The task force on violent crime commissioned by the DOJ has yet to report on its findings concerning marijuana related violent crime. The Senate Appropriations committee does not seem likely to give Jeff Sessions the funding he needs to fight state legalized medical marijuana regardless of the findings anyways.
In the meantime, states that have legalized cannabis seem to have no problems sharing their data. Washington state recently reported a drop in marijuana related violent crime, as an example. One of the most important endeavors of legalized marijuana is to strip the black market of its demand. The rational would be that if you eliminate the black market than you eliminate a lot of the violence that surrounds the black market and the violence that comes from law enforcement’s pursuit of the black market. Does it seem to you that Jeff Sessions is implying that using cannabis makes people violent?
An upcoming report from a U.S. Department of Justice task force is expected to link marijuana use to violent crime, which some fear might signal the start of a Trump administration crackdown on weed.
U.S. Attorney General Jeff Sessions has been quick to tie marijuana use to violent crime in recent months, fueling some advocates’ concerns about what might come out of this week’s report from the Task Force on Crime Reduction and Public Safety.
In April, Sessions promised the task force would “undertake a review of existing policies in the areas of charging, sentencing and marijuana to ensure consistency with the department’s overall strategy on reducing violent crime.”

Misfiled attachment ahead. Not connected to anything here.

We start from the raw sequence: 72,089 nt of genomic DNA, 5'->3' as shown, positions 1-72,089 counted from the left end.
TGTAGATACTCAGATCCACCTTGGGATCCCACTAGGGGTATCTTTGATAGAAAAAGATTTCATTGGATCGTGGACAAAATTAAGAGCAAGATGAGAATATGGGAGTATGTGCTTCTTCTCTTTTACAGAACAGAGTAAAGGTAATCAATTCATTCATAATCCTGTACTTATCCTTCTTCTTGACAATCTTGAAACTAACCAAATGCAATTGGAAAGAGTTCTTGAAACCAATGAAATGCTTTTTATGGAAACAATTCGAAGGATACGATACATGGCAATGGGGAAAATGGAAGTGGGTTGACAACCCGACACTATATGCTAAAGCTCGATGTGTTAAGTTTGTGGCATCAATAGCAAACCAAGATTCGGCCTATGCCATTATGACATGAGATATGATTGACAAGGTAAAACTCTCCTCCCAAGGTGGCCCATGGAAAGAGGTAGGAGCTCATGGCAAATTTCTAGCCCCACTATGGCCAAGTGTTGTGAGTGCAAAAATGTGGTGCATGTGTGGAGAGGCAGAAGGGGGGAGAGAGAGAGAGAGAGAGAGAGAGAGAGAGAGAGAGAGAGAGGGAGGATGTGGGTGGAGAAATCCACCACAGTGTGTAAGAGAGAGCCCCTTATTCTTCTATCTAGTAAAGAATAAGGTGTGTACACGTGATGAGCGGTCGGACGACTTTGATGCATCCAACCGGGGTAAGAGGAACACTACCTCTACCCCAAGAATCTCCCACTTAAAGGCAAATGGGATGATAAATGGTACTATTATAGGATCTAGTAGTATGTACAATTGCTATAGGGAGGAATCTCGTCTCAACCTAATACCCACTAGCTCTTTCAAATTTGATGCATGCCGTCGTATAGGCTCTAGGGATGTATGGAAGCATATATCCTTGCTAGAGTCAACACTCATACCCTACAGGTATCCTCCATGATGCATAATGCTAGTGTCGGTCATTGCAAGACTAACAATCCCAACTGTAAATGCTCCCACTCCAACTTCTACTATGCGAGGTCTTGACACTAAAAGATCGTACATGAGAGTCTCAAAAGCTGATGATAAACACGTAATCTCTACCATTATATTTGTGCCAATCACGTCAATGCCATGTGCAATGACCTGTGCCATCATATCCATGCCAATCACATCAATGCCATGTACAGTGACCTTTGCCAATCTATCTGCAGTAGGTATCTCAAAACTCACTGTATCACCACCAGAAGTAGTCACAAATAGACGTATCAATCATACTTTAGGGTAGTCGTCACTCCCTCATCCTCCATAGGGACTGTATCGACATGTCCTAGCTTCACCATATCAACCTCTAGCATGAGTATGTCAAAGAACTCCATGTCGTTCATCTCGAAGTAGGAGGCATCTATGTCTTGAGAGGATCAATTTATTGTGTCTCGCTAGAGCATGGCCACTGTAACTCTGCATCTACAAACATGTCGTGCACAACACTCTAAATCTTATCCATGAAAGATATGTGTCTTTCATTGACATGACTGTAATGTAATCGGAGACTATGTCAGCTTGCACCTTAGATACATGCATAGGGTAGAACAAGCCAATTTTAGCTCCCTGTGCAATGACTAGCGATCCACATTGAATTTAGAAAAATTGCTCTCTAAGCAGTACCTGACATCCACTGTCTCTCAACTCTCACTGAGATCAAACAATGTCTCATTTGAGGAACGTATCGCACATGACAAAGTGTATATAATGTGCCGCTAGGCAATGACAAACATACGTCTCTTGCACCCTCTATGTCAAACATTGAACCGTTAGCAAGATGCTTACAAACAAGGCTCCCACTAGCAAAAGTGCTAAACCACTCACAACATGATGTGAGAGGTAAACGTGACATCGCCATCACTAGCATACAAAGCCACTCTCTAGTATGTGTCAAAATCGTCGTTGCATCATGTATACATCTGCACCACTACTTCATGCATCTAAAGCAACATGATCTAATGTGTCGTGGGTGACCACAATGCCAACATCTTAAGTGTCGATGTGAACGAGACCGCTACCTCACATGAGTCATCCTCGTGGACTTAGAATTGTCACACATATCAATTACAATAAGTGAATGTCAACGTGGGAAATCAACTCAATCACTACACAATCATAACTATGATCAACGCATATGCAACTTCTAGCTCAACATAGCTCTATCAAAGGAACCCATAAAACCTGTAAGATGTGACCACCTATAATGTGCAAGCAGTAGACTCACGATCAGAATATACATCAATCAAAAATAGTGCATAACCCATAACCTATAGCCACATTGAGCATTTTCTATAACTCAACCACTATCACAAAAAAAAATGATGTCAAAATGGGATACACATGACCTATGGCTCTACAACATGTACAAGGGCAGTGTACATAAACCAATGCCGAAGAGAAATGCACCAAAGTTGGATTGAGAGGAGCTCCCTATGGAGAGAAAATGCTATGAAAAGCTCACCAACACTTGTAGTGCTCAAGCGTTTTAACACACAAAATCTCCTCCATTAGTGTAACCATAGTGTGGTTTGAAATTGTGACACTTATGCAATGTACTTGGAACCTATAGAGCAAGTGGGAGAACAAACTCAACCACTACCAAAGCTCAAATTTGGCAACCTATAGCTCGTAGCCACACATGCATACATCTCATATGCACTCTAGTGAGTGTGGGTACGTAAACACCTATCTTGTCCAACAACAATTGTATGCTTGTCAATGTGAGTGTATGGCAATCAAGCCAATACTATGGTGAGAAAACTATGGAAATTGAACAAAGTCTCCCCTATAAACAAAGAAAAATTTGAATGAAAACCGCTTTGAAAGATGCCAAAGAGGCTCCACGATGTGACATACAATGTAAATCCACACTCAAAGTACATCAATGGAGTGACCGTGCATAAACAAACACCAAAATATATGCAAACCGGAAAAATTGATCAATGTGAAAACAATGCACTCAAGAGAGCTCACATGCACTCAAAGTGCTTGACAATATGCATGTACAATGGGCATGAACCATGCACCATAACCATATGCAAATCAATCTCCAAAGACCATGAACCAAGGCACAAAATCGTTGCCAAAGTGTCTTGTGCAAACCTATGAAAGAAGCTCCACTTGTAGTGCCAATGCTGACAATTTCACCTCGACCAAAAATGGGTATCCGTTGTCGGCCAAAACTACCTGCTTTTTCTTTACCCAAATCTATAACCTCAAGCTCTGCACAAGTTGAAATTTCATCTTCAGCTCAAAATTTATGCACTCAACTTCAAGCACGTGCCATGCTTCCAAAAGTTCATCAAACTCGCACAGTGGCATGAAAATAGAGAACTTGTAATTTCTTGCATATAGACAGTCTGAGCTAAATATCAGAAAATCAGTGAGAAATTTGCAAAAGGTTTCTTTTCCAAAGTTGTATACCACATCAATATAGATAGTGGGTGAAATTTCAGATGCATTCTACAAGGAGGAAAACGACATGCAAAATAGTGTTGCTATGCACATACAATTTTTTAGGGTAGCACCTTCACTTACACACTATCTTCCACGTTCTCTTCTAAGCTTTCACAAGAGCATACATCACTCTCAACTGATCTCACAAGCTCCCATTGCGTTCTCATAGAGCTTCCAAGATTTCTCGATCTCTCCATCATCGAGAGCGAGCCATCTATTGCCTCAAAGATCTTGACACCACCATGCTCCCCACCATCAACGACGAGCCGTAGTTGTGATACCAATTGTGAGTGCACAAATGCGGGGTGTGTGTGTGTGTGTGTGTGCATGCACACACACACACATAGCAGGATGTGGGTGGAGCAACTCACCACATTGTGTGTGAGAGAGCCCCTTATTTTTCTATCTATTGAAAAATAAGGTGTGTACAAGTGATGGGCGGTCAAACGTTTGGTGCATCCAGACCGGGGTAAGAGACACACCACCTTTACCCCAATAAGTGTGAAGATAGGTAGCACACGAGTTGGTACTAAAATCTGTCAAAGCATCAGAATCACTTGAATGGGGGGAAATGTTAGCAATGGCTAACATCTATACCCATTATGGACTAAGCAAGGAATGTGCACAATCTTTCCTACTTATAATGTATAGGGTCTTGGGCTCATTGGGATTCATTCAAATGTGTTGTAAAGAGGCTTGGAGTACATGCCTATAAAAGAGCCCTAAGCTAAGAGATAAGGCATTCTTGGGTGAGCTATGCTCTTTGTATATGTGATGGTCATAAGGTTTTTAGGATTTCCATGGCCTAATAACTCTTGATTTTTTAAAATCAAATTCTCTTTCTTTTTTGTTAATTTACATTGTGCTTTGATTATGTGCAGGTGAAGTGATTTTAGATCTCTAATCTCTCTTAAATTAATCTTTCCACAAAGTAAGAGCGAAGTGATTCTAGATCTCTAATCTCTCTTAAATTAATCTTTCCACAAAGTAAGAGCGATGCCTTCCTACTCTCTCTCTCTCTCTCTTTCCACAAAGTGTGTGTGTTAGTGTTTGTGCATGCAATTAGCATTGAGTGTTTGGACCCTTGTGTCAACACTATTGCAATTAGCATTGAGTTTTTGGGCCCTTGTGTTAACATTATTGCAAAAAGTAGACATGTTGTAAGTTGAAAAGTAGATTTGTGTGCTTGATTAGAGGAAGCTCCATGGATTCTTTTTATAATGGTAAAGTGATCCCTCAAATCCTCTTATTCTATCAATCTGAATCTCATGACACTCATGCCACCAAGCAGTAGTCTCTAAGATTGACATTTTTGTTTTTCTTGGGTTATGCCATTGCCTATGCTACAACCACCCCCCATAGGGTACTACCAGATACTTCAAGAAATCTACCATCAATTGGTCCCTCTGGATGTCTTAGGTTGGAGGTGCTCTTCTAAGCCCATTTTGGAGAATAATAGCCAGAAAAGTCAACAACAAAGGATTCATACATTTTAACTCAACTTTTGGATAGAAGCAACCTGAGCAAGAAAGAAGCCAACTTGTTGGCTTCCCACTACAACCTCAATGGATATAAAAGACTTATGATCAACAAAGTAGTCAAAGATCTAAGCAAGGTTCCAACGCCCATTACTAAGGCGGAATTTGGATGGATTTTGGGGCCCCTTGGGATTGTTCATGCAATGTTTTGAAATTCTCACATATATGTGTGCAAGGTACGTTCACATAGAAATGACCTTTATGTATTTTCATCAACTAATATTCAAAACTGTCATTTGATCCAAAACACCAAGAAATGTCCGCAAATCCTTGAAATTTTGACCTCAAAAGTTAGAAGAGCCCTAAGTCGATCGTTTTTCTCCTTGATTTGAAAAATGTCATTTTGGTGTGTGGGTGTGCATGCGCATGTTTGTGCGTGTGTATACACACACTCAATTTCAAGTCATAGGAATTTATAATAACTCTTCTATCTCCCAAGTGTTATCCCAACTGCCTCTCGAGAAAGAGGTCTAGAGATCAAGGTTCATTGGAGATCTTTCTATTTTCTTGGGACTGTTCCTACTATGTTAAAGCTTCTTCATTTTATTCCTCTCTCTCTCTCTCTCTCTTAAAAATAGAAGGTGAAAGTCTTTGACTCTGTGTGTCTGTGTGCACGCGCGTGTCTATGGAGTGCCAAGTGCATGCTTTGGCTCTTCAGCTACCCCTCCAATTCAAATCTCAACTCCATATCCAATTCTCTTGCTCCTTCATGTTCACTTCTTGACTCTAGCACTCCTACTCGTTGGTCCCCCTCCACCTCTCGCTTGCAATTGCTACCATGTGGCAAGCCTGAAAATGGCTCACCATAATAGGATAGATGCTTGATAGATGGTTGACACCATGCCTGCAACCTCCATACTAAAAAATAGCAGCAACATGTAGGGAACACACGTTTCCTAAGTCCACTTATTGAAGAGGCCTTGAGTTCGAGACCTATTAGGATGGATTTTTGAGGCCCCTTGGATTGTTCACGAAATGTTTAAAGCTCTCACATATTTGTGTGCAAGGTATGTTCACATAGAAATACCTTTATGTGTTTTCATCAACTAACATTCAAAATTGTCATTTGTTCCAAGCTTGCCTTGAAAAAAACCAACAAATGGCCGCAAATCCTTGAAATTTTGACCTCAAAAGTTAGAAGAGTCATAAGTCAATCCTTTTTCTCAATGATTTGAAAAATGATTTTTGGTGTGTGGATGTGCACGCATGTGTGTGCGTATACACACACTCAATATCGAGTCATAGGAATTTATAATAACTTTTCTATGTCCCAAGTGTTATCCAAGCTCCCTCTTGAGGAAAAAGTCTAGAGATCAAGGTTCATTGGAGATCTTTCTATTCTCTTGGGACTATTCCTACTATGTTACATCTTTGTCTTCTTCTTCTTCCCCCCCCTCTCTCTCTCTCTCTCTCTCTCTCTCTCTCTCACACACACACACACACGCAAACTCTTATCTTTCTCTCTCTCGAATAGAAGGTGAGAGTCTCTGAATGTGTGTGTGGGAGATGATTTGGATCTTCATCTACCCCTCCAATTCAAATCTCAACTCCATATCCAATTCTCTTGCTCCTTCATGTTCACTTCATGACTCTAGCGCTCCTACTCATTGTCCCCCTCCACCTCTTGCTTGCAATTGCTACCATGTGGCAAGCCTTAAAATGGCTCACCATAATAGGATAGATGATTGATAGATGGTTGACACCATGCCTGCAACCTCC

That was after Sessions told reporters in February that the nation was seeing “real violence” around the “unhealthy practice” of marijuana use, according to POLITICO.
“Experts are telling me there’s more violence around marijuana than one would think and there’s big money involved,” Sessions said.
But those statements run contrary to the experience in Washington state, which became one of the first two U.S. states to legalize recreational marijuana use for adults in 2012.
Since voters approved Initiative 502, FBI crime statistics show lower rates of violent crime in Washington than before legalization. According to the FBI data, in 2011 there were 295.6 violent offenses reported per 100,000 Washington residents. In 2015, the most recent full year of data available, that rate had fallen to 284.4 violent offenses per 100,000 people.
Other data compiled by the Washington Association of Sheriffs and Police Chiefs showed some fluctuations in violent crime rates but still found no statistically significant increase. According to those reports, in 2012 there were 3.6 violent offenses per 1,000 state residents. In 2016, the state’s violent crime rate was 3.3 offenses per 1,000 people.
The downturn in violent crime in Washington is in line with national trends. A Pew Research Center analysis of the FBI data found that nationwide, the rate of reported violent crimes in 2015 was roughly half what it was in 1993.
Still, Washington’s violent crime rate in 2015 was substantially lower than the national rate, according to the FBI data.
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